"I've spoken to customers as young as 20 who say that Burnley is 'full of kids' and this is one of the main reasons they don’t come anymore."

His views have been backed by a number of prominent industry figures who believe everybody now needs to work together for the common good.

DJ Scott Noddings, who has been DJing in town since 1992, said it would benefit the whole town if opening hours were more reasonable.

"It's a real shame. I have been DJing in town for nearly 30 years and so I have seen it decline, decline, pick up a bit, and then decline again.

"We had a meeting about this around three years ago. I was sat with Mick Cookson (former Posh owner) and at the end of it, he told me everybody would have a good natter but it would always go back to how it was because everybody is in competition with one another. And it did.

"Last Saturday, when I should have been out DJing, I was sat there and I thought, 'This is affecting everybody. It's a level playing field for the first time ever. Surely, this is the time to look at changing things'.

"I posted something on Facebook, and a lot people were saying we need to go back to how it was. I don't necessarily agree with this. What we need to remember is the kids that turn 18 this year, they were two when the late night licensing law changed. They have no concept of coming out at 7pm.

"I think the hours just need drawing in a little bit. They need to be more reasonable. And we need to be including younger people in any meetings we have. These are our customers, or our potential customers, and we need to be asking them what they want. Maybe get the student unions involved.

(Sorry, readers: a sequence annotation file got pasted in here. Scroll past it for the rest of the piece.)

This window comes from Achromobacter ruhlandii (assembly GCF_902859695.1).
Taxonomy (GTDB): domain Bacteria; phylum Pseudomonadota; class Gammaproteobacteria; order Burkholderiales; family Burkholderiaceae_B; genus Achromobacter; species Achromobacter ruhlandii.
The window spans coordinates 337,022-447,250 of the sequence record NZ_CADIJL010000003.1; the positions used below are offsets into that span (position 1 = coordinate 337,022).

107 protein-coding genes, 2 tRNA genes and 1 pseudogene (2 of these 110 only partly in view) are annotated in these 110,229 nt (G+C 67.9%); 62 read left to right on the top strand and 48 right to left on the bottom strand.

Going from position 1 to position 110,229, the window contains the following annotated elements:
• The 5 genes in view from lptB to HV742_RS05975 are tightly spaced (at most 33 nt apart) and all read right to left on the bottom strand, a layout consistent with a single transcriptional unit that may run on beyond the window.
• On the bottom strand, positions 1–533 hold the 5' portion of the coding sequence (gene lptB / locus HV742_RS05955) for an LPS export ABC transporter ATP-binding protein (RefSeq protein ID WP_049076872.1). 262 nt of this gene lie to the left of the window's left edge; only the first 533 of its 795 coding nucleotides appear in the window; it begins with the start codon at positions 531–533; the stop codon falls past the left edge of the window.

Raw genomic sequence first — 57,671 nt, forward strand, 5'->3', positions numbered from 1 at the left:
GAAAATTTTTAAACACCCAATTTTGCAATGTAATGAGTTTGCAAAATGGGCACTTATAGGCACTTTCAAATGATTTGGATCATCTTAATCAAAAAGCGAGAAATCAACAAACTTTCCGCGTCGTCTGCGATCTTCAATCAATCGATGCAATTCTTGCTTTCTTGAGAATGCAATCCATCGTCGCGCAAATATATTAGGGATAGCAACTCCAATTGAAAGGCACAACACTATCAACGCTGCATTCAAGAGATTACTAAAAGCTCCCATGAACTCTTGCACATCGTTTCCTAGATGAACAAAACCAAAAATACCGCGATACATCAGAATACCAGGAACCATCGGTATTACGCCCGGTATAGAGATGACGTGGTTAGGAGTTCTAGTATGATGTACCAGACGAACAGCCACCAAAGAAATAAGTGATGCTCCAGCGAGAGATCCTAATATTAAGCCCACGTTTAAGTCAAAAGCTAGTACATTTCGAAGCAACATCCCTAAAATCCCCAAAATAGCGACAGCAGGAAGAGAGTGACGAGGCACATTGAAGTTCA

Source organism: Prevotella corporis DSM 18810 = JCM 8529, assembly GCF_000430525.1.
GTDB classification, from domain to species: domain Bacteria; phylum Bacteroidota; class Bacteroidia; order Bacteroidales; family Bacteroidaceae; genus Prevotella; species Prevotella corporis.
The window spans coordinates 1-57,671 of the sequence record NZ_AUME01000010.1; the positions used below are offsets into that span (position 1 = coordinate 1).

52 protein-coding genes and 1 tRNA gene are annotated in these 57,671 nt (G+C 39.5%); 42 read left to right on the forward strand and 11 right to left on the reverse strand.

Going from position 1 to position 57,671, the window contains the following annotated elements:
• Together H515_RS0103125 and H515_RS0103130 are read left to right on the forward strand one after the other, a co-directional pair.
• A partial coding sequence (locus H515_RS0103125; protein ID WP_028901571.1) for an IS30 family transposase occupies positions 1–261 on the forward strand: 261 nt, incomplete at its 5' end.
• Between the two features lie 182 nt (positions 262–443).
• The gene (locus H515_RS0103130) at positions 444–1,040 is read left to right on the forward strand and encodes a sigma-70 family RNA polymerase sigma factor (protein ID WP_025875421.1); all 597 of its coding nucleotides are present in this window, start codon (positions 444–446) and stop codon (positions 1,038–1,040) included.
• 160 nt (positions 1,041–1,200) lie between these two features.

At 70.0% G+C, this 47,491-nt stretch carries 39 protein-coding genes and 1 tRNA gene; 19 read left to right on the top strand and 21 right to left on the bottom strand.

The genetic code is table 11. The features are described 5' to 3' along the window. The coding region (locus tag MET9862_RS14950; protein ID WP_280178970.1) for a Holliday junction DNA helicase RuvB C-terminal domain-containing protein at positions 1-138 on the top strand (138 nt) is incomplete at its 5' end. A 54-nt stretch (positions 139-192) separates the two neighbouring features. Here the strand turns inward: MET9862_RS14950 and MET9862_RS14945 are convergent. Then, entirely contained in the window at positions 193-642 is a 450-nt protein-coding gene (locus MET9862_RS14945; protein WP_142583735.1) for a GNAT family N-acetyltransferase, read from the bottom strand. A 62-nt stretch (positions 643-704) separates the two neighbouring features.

"The bar owners do need to work together though. It shouldn't be down to what time a bar is open. It should be down to which bars offer the most. Let the customers decide."

Remedy owner Madge Nawaz added: "We have been talking about this for a while, and now is the perfect time to make it happen.

"People are just coming out later and later. We started putting bands on in the bar a couple of years ago at 9pm. They're now going on at 11pm because nobody is in before then.

"The bars need to work together on it though. We could have it where all bars close at 2am, or earlier, and then if you're a club, you stay open until 4am. If everybody could meet up, once everything is back to normal, we could start putting a plan in place. Communication definitely needs to be better.

"We have to change people's perception of Burnley. At the minute it's a late night stop off destination, and that has to change."

Burnley MP Antony Higginbotham said he is focused on making Burnley’s evening economy more prosperous, and will help in anyway he can.

“We so often talk about the nighttime economy but never the evening economy – the pubs, bars and restaurants that make our town centre such a welcoming place to go.

"We have seen some fantastic places open up but we need to support them. This proposal sounds like a great way to get everyone talking and focused on how we can rebuild our night scene in Burnley, incorporating all of those businesses.

"I stand ready to do my part and offer whatever help I can.”